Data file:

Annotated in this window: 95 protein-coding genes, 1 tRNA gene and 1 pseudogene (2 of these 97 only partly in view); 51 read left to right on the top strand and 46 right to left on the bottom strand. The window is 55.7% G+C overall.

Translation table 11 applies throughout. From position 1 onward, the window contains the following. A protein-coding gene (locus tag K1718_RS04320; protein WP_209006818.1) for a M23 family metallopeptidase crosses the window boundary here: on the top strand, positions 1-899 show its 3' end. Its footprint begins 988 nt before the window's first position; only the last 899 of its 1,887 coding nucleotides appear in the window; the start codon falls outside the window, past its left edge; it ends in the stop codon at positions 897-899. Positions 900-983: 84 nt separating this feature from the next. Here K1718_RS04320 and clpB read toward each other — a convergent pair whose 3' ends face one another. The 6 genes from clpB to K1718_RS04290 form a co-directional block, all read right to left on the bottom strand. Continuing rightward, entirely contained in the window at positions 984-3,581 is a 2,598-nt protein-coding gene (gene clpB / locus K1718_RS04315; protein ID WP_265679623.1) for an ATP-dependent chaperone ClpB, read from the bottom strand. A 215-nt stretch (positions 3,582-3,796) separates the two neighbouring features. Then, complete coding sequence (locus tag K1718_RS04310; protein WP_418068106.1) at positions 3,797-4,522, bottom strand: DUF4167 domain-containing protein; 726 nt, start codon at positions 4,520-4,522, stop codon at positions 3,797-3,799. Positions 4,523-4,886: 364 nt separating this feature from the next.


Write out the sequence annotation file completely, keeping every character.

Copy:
Annotated in this window: 95 protein-coding genes, 1 tRNA gene and 1 pseudogene (2 of these 97 only partly in view); 51 read left to right on the top strand and 46 right to left on the bottom strand. The window is 55.7% G+C overall.

Translation table 11 applies throughout. From position 1 onward, the window contains the following. A protein-coding gene (locus tag K1718_RS04320; protein WP_209006818.1) for a M23 family metallopeptidase crosses the window boundary here: on the top strand, positions 1-899 show its 3' end. Its footprint begins 988 nt before the window's first position; only the last 899 of its 1,887 coding nucleotides appear in the window; the start codon falls outside the window, past its left edge; it ends in the stop codon at positions 897-899. Positions 900-983: 84 nt separating this feature from the next. Here K1718_RS04320 and clpB read toward each other — a convergent pair whose 3' ends face one another. The 6 genes from clpB to K1718_RS04290 form a co-directional block, all read right to left on the bottom strand. Continuing rightward, entirely contained in the window at positions 984-3,581 is a 2,598-nt protein-coding gene (gene clpB / locus K1718_RS04315; protein ID WP_265679623.1) for an ATP-dependent chaperone ClpB, read from the bottom strand. A 215-nt stretch (positions 3,582-3,796) separates the two neighbouring features. Then, complete coding sequence (locus tag K1718_RS04310; protein WP_418068106.1) at positions 3,797-4,522, bottom strand: DUF4167 domain-containing protein; 726 nt, start codon at positions 4,520-4,522, stop codon at positions 3,797-3,799. Positions 4,523-4,886: 364 nt separating this feature from the next.